John Claridge was perhaps East London’s most prolific photographer during the sixties.
Collecting together more than two hundred of his stylish and evocative images, EAST END, is a candid insider’s portrait of an entire society observed by a unique photographic talent.
At the age of eight, John saw a plastic camera at a fair on Wanstead Flats and knew he had to have it. And thus, in that intuitive moment of recognition, his lifelong passion for photography was born. Saving up money from his paper round in the London Docks, John bought an Ilford Sport and recorded the world that he knew, capturing images with a breathtaking clarity of vision.
“Photography was a natural language, this was my life.”
With admirable self-assurance, John left school at fifteen and informed West Ham Labour Exchange of his chosen career. They sent him up to the McCann-Erickson advertising agency in the West End where he immediately acquired employment in the photographic department. Then, at seventeen years old, John took himself from Plaistow to Hampstead to knock on the door of Bill Brandt to present one of his prints. The legendary photographer invited him in, recognising his precocious talent and offering him encouragement.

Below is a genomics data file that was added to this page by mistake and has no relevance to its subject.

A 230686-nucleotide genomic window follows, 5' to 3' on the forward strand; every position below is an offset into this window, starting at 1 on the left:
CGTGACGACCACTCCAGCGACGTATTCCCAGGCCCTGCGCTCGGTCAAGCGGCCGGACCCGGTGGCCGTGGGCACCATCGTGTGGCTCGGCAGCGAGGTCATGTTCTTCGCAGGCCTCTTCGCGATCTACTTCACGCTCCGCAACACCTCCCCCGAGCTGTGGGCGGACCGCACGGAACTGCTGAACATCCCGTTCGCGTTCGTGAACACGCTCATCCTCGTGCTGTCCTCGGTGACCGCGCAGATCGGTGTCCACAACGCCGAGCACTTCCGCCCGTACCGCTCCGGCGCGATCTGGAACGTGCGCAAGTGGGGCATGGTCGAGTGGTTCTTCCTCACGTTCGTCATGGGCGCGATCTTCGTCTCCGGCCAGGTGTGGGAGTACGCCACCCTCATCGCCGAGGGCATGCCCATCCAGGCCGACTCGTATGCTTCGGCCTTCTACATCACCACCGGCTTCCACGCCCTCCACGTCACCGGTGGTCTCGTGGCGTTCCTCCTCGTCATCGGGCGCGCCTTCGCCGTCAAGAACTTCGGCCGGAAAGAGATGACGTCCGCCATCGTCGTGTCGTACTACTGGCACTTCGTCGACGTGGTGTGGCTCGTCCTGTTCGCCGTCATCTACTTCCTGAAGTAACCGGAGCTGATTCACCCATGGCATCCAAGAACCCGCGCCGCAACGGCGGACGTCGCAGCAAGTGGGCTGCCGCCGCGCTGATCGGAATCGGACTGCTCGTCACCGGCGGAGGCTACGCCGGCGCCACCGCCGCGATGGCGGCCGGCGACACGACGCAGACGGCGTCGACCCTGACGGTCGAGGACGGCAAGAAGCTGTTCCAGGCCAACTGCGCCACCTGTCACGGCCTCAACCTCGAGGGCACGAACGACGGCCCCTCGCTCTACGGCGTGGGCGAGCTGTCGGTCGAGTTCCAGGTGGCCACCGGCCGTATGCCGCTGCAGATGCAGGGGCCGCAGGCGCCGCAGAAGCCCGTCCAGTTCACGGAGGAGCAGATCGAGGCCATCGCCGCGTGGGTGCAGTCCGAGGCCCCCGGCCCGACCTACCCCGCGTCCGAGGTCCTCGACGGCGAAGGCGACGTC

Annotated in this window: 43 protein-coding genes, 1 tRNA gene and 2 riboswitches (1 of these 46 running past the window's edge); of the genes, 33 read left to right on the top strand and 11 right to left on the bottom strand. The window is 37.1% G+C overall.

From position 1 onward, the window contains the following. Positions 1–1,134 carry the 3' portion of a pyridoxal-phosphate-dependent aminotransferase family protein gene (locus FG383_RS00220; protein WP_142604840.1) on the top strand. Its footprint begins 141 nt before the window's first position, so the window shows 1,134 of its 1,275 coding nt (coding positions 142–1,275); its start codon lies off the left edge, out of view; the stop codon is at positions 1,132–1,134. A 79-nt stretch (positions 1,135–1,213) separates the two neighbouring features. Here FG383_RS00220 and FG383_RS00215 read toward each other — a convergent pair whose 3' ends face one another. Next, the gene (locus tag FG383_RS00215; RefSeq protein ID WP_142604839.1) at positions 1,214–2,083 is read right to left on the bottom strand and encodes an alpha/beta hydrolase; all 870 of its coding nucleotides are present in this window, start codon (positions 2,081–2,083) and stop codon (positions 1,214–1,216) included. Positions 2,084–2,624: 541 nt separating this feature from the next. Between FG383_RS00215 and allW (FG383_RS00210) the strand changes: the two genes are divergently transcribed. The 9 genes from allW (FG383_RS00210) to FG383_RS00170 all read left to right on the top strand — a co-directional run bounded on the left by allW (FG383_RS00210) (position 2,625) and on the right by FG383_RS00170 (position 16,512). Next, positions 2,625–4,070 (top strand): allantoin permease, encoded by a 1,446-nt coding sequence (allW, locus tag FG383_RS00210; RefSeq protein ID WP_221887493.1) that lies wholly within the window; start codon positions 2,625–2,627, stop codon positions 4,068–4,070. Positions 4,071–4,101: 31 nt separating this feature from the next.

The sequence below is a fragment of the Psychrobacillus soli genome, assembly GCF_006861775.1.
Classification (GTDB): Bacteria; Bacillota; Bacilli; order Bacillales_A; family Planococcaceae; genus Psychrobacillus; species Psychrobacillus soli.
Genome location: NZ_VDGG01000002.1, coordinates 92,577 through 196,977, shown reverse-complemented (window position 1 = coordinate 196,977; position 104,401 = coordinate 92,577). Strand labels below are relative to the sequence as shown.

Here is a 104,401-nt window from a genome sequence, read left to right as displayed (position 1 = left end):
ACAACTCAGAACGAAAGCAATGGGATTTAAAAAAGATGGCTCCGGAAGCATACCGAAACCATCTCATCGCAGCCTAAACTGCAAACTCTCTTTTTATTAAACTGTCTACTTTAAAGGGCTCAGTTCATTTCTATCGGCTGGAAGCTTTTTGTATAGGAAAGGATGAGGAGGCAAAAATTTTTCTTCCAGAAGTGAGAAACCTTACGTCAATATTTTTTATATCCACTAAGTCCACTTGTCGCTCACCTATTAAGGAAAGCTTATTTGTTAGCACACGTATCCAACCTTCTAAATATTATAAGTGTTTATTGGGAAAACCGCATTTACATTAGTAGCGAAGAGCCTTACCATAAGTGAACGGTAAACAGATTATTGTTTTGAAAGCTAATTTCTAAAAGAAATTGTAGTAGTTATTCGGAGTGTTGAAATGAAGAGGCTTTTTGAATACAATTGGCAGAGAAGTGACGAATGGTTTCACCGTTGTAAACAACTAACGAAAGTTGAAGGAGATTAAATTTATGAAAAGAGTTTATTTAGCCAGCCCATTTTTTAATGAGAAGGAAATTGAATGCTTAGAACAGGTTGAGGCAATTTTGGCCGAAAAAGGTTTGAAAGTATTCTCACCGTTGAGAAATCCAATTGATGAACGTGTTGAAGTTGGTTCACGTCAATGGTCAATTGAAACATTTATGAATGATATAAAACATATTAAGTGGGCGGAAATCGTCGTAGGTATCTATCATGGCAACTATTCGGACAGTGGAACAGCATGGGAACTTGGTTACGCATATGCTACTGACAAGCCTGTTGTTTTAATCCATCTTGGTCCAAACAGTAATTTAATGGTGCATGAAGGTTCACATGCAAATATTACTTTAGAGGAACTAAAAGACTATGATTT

At the age of nineteen, John left the East End for good and at the same time opened his first studio near St Paul’s Cathedral. It was the precursor to a heroic career in photography which has seen John working at the top of his profession for decades, yet he still carries a deep affection for these eloquent haunting pictures that set him on his way.
“My East End’s gone, it doesn’t exist anymore. These are pictures I could never do again, I don’t have that naivety and innocence anymore, but seeing them now is like looking at an old friend.”